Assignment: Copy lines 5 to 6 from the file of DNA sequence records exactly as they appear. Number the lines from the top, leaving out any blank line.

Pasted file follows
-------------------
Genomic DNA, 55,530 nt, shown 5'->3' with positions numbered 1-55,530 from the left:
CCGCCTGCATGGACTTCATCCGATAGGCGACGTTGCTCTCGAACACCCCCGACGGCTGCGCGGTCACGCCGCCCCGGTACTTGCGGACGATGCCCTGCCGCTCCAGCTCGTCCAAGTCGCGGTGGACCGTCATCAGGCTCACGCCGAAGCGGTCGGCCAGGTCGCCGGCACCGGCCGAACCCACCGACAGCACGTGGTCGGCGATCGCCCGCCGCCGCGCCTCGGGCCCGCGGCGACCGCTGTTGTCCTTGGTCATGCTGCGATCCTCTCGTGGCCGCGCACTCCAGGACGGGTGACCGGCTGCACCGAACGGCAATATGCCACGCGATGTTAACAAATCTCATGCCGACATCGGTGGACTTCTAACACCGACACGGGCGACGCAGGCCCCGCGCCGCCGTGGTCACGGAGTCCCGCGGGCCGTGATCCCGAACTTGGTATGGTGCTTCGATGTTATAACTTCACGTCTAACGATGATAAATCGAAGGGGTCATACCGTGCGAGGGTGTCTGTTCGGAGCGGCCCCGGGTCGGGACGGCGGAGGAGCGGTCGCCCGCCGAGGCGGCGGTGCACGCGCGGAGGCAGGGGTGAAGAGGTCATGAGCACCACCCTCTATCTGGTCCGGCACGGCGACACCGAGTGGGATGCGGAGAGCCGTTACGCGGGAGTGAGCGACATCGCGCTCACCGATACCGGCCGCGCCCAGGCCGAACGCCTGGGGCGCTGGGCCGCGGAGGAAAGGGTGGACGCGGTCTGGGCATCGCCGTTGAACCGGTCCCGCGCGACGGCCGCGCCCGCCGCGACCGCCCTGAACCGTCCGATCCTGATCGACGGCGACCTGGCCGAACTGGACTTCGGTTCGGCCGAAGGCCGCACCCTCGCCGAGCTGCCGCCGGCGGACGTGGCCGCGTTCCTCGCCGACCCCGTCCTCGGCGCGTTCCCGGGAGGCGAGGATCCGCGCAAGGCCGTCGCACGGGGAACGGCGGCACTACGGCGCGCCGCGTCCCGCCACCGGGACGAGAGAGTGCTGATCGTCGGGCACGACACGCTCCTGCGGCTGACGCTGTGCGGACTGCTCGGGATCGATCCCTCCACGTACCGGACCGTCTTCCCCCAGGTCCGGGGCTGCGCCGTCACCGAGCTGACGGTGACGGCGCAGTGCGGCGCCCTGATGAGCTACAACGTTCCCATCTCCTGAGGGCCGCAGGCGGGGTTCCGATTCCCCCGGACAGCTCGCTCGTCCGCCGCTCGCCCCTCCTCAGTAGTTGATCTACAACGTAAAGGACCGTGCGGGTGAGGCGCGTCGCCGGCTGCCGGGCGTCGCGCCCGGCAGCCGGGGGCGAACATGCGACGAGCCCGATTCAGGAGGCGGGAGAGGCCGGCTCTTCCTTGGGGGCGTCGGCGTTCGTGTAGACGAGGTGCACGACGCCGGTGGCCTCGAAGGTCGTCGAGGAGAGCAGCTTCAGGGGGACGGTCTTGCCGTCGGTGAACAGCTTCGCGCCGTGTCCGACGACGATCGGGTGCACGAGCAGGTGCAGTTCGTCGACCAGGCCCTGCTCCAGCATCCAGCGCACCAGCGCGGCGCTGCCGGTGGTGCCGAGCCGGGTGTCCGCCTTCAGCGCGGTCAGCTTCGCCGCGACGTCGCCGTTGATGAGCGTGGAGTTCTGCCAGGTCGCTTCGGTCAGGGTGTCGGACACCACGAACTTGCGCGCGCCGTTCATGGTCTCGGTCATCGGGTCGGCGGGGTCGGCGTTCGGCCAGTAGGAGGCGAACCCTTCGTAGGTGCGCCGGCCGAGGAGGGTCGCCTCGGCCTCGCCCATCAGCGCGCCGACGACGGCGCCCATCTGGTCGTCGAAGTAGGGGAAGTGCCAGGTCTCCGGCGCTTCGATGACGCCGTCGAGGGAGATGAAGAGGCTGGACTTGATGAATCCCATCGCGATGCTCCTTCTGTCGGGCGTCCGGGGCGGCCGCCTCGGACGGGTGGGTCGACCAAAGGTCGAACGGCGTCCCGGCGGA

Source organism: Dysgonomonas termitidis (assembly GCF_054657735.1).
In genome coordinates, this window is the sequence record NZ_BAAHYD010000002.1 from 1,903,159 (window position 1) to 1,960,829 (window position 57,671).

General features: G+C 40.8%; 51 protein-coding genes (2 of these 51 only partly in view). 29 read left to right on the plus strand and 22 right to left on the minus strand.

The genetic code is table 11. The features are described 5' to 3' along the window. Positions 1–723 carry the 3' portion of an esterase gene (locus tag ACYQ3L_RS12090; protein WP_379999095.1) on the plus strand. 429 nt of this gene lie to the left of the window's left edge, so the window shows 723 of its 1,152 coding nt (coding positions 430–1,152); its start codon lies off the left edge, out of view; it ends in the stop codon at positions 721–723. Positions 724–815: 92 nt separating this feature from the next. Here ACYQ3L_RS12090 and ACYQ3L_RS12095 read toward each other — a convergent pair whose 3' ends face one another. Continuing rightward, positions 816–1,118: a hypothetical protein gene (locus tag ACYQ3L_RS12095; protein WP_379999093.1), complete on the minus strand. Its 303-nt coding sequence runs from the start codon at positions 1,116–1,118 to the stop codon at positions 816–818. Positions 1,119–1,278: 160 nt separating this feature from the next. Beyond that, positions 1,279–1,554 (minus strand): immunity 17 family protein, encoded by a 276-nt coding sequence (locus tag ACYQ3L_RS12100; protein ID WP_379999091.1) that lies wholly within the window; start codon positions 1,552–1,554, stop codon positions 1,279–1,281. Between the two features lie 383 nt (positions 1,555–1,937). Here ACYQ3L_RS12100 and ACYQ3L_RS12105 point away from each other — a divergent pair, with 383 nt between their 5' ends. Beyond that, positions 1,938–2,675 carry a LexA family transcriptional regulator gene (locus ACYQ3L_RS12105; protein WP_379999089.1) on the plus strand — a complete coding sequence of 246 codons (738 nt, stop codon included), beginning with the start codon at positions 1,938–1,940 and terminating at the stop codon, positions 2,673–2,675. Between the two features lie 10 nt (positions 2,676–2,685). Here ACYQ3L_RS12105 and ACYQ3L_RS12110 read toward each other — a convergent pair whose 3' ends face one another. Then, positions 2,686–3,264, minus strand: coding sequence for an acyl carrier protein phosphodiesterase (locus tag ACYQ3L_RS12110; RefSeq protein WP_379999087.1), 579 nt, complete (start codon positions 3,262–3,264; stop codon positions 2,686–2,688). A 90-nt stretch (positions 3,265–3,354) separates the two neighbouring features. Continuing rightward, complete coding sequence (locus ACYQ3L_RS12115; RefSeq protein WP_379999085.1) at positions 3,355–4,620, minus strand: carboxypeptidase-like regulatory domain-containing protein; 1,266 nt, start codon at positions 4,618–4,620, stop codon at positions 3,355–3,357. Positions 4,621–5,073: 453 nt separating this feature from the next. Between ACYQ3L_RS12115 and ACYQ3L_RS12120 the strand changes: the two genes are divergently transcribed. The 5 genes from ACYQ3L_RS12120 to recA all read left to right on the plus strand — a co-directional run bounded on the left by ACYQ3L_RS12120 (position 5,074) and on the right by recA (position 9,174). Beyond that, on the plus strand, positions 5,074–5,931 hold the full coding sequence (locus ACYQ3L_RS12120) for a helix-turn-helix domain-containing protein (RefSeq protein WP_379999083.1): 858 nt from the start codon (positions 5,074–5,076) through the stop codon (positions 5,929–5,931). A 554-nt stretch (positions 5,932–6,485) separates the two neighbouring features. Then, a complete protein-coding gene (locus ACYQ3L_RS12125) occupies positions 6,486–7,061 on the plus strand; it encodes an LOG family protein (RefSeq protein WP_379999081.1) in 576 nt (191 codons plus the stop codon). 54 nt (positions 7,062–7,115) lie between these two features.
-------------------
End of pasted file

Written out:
General features: G+C 40.8%; 51 protein-coding genes (2 of these 51 only partly in view). 29 read left to right on the plus strand and 22 right to left on the minus strand.

The genetic code is table 11. The features are described 5' to 3' along the window. Positions 1–723 carry the 3' portion of an esterase gene (locus tag ACYQ3L_RS12090; protein WP_379999095.1) on the plus strand. 429 nt of this gene lie to the left of the window's left edge, so the window shows 723 of its 1,152 coding nt (coding positions 430–1,152); its start codon lies off the left edge, out of view; it ends in the stop codon at positions 721–723. Positions 724–815: 92 nt separating this feature from the next. Here ACYQ3L_RS12090 and ACYQ3L_RS12095 read toward each other — a convergent pair whose 3' ends face one another. Continuing rightward, positions 816–1,118: a hypothetical protein gene (locus tag ACYQ3L_RS12095; protein WP_379999093.1), complete on the minus strand. Its 303-nt coding sequence runs from the start codon at positions 1,116–1,118 to the stop codon at positions 816–818. Positions 1,119–1,278: 160 nt separating this feature from the next. Beyond that, positions 1,279–1,554 (minus strand): immunity 17 family protein, encoded by a 276-nt coding sequence (locus tag ACYQ3L_RS12100; protein ID WP_379999091.1) that lies wholly within the window; start codon positions 1,552–1,554, stop codon positions 1,279–1,281. Between the two features lie 383 nt (positions 1,555–1,937). Here ACYQ3L_RS12100 and ACYQ3L_RS12105 point away from each other — a divergent pair, with 383 nt between their 5' ends. Beyond that, positions 1,938–2,675 carry a LexA family transcriptional regulator gene (locus ACYQ3L_RS12105; protein WP_379999089.1) on the plus strand — a complete coding sequence of 246 codons (738 nt, stop codon included), beginning with the start codon at positions 1,938–1,940 and terminating at the stop codon, positions 2,673–2,675. Between the two features lie 10 nt (positions 2,676–2,685). Here ACYQ3L_RS12105 and ACYQ3L_RS12110 read toward each other — a convergent pair whose 3' ends face one another. Then, positions 2,686–3,264, minus strand: coding sequence for an acyl carrier protein phosphodiesterase (locus tag ACYQ3L_RS12110; RefSeq protein WP_379999087.1), 579 nt, complete (start codon positions 3,262–3,264; stop codon positions 2,686–2,688). A 90-nt stretch (positions 3,265–3,354) separates the two neighbouring features. Continuing rightward, complete coding sequence (locus ACYQ3L_RS12115; RefSeq protein WP_379999085.1) at positions 3,355–4,620, minus strand: carboxypeptidase-like regulatory domain-containing protein; 1,266 nt, start codon at positions 4,618–4,620, stop codon at positions 3,355–3,357. Positions 4,621–5,073: 453 nt separating this feature from the next. Between ACYQ3L_RS12115 and ACYQ3L_RS12120 the strand changes: the two genes are divergently transcribed. The 5 genes from ACYQ3L_RS12120 to recA all read left to right on the plus strand — a co-directional run bounded on the left by ACYQ3L_RS12120 (position 5,074) and on the right by recA (position 9,174). Beyond that, on the plus strand, positions 5,074–5,931 hold the full coding sequence (locus ACYQ3L_RS12120) for a helix-turn-helix domain-containing protein (RefSeq protein WP_379999083.1): 858 nt from the start codon (positions 5,074–5,076) through the stop codon (positions 5,929–5,931). A 554-nt stretch (positions 5,932–6,485) separates the two neighbouring features. Then, a complete protein-coding gene (locus ACYQ3L_RS12125) occupies positions 6,486–7,061 on the plus strand; it encodes an LOG family protein (RefSeq protein WP_379999081.1) in 576 nt (191 codons plus the stop codon). 54 nt (positions 7,062–7,115) lie between these two features.